Maybe you haven’t heard that April is National Poetry Month, and since April is almost over I thought I’d take a few minutes to talk about some of our favorite poets and poetry related activities. Now, as the mother of 4 and 6 year old boys, we are not really into anything too deep and thought provoking. At this age, I simply can’t expect that they’re going to understand the significance of:
so much depends
a red wheel
glazed with rain
beside the white
by William Carlos Williams
Ok, I’m not going to lie. I don’t really understand the significance of that either… Anyway, at our house we are really into Shel Silverstein, who has published four books of poetry along with some other picture books. Some are actually rather thought provoking (like the Whatifs), but most of them are good old fashioned silly fun. Plenty of bare bums and nose picking to get my boys thinking poetry is pretty cool! Shel Silverstein’s website is really neat and has some games and activities for kids (including poetry writing) and teaching suggestions for parents.
|Love the little “Mom why are you taking my picture?” smirk!
A second favorite is Awful Ogre’s Awful day by Jack Prelutsky. Another book full of appeal to boys, this compilation of poems starts at the beginning of Awful Ogre’s day and continues until bedtime. The poems and illustrations are interesting to my young boys, but the vocabulary used is really quite advanced! Prelutsky has written several other poetry books as well. Their topic matter and vocab make them a good pick for mid to upper elementary aged children.
Nursery rhymes are a great choice for the youngest listeners. Even though the topic matter can be a bit strange (Hush little baby – Mommy will buy you a diamond ring… Really?), research has shown that listening to nursery rhymes can be very helpful for young children
in the midst of developing their language skills. I like this book, by V. Gilbert Beers, which leaves out some of the more violent rhymes, and has cute recurring characters in the illustrations.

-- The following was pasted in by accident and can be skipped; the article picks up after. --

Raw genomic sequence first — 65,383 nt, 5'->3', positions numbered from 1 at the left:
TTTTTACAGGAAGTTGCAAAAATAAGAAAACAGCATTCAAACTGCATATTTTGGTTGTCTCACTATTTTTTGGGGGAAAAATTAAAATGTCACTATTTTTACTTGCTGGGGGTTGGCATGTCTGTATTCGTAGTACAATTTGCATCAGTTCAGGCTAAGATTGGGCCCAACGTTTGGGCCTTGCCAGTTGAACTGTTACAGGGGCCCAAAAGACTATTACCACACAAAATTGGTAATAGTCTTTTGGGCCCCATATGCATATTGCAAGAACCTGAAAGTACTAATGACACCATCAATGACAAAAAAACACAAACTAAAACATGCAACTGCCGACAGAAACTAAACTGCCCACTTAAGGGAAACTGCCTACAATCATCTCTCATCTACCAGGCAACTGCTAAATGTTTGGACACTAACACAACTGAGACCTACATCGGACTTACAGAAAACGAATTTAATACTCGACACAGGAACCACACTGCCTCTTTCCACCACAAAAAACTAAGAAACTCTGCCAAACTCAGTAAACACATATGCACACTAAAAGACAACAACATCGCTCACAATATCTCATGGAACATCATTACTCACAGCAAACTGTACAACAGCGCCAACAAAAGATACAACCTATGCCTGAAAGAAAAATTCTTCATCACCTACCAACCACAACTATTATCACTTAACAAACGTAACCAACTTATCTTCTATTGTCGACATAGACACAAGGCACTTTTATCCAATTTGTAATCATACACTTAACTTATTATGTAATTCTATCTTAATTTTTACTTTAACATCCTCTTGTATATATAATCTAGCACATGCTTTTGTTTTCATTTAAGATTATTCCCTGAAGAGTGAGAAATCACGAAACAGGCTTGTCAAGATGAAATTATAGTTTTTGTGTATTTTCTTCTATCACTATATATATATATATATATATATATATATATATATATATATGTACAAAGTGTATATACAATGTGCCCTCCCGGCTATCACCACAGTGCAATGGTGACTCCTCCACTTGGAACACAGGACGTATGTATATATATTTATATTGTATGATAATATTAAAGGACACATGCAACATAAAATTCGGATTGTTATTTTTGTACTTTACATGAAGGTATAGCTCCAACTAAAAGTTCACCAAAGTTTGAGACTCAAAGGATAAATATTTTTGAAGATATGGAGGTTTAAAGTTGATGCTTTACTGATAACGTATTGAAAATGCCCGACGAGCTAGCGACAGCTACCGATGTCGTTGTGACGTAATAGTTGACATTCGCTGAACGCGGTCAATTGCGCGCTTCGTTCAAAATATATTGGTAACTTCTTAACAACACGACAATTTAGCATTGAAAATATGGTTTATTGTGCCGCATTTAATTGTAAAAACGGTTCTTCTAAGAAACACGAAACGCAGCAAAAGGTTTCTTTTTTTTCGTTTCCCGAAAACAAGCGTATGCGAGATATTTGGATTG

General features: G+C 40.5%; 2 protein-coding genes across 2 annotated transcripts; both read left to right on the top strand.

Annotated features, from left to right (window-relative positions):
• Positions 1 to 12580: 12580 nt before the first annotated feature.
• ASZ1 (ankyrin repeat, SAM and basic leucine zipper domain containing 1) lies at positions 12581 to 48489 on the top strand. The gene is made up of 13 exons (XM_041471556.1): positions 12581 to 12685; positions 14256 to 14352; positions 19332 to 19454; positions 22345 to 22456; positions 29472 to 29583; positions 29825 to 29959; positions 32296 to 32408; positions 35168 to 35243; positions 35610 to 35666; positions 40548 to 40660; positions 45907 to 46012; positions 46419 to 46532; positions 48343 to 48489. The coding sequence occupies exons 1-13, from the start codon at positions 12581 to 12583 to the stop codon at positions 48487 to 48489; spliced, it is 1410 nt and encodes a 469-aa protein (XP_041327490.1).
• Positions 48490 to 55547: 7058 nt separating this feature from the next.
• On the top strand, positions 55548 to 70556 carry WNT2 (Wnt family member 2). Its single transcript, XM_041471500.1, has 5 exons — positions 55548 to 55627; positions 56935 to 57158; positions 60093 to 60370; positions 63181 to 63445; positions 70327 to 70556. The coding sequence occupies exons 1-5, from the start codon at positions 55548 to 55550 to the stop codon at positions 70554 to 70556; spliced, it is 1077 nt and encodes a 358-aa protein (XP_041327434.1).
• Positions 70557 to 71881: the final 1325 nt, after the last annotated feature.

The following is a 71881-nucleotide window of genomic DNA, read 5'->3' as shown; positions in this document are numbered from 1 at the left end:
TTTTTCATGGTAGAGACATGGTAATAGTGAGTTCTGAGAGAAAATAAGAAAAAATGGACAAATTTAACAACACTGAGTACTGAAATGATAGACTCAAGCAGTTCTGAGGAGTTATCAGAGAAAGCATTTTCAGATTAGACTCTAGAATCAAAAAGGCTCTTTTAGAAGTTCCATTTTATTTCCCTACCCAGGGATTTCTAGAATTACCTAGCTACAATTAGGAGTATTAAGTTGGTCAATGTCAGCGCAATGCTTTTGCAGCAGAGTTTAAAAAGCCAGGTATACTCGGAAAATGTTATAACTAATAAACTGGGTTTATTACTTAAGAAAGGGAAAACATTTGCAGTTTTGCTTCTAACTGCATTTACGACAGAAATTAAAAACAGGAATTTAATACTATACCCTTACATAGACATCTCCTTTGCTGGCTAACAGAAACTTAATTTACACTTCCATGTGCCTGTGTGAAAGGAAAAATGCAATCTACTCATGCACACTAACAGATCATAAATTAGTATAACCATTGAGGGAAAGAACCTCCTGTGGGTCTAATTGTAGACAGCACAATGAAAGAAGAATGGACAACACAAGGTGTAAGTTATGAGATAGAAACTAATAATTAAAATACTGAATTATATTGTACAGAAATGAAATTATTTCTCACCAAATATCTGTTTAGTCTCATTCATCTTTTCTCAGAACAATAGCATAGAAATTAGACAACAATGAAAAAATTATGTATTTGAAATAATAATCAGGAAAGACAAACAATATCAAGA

In an effort to round out all the silly poetry I’ve been reading with the boys, I picked up a copy of Robert Louis Stevenson’s A Child’s Garden of Verses
. Originally published in 1855, this collection of poems obviously has a very different feel than the more modern books I read, but we all still enjoyed it. I had to stop and explain some of the vocabulary used, but many of the topics are universal to childhood regardless of time and place. My boys could totally relate to poems about the wind, or a shadow, or playing imaginary games before bedtime. I read these poems to them during lunch, which I do with books on many different topics because it gives us something to talk about together and it keeps them from driving me crazy with their table manners (or lack there-of). We talked about how Stevenson’s poems were very different than Shel Silverstein’s poems, but when I asked if they liked them my oldest son said, “I like them. They make you think about stuff.”
When you’re reading poetry with your kids, take your time! Feel the beat of the words, and their rhythm. See if your child can say or read the poem with you in a rhythmic way. If you have older kids you can ask questions! Try “How does this poem make you feel?”, or “Do you think the person who wrote this poem was happy or sad when he/she wrote it?”. “What’s your favorite part of this poem?” This isn’t a quiz with right and wrong answers, just a time for you and your child to connect with a piece of writing.
Use the web! This site
has a whole slew of games, writing, and speaking activities that would be great for elementary age children!
Rhyme, rhyme, all the time. Yes, I know that not all poetry rhymes, but rhyming is still an integral part of developing literacy. We like to practice rhyming in the car. There’s just something about a captive audience… Lots of great ideas here
for rhyming around home, and here
for rhyming in the car.
Happy poetry month, everyone! Don’t forget to rhyme! It’s important – so make time!